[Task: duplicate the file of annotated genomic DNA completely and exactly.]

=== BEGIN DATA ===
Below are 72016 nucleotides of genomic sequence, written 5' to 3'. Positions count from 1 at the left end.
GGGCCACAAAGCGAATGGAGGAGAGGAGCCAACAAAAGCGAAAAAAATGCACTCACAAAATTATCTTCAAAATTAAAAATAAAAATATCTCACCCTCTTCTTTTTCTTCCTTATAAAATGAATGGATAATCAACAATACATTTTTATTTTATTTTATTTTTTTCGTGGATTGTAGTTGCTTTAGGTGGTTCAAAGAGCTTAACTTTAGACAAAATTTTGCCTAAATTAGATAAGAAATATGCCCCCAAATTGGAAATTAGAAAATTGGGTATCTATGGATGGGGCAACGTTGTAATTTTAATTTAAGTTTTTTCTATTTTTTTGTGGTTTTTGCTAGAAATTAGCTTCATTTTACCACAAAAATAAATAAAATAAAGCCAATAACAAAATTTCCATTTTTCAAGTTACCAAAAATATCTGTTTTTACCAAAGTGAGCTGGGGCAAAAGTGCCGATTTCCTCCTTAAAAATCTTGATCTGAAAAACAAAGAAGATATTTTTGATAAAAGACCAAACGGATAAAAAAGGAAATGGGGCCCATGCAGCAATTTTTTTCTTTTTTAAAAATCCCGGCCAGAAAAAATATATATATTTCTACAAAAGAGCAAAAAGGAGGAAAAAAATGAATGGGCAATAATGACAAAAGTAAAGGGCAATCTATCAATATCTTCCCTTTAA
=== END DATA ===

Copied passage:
Below are 72016 nucleotides of genomic sequence, written 5' to 3'. Positions count from 1 at the left end.
GGGCCACAAAGCGAATGGAGGAGAGGAGCCAACAAAAGCGAAAAAAATGCACTCACAAAATTATCTTCAAAATTAAAAATAAAAATATCTCACCCTCTTCTTTTTCTTCCTTATAAAATGAATGGATAATCAACAATACATTTTTATTTTATTTTATTTTTTTCGTGGATTGTAGTTGCTTTAGGTGGTTCAAAGAGCTTAACTTTAGACAAAATTTTGCCTAAATTAGATAAGAAATATGCCCCCAAATTGGAAATTAGAAAATTGGGTATCTATGGATGGGGCAACGTTGTAATTTTAATTTAAGTTTTTTCTATTTTTTTGTGGTTTTTGCTAGAAATTAGCTTCATTTTACCACAAAAATAAATAAAATAAAGCCAATAACAAAATTTCCATTTTTCAAGTTACCAAAAATATCTGTTTTTACCAAAGTGAGCTGGGGCAAAAGTGCCGATTTCCTCCTTAAAAATCTTGATCTGAAAAACAAAGAAGATATTTTTGATAAAAGACCAAACGGATAAAAAAGGAAATGGGGCCCATGCAGCAATTTTTTTCTTTTTTAAAAATCCCGGCCAGAAAAAATATATATATTTCTACAAAAGAGCAAAAAGGAGGAAAAAAATGAATGGGCAATAATGACAAAAGTAAAGGGCAATCTATCAATATCTTCCCTTTAA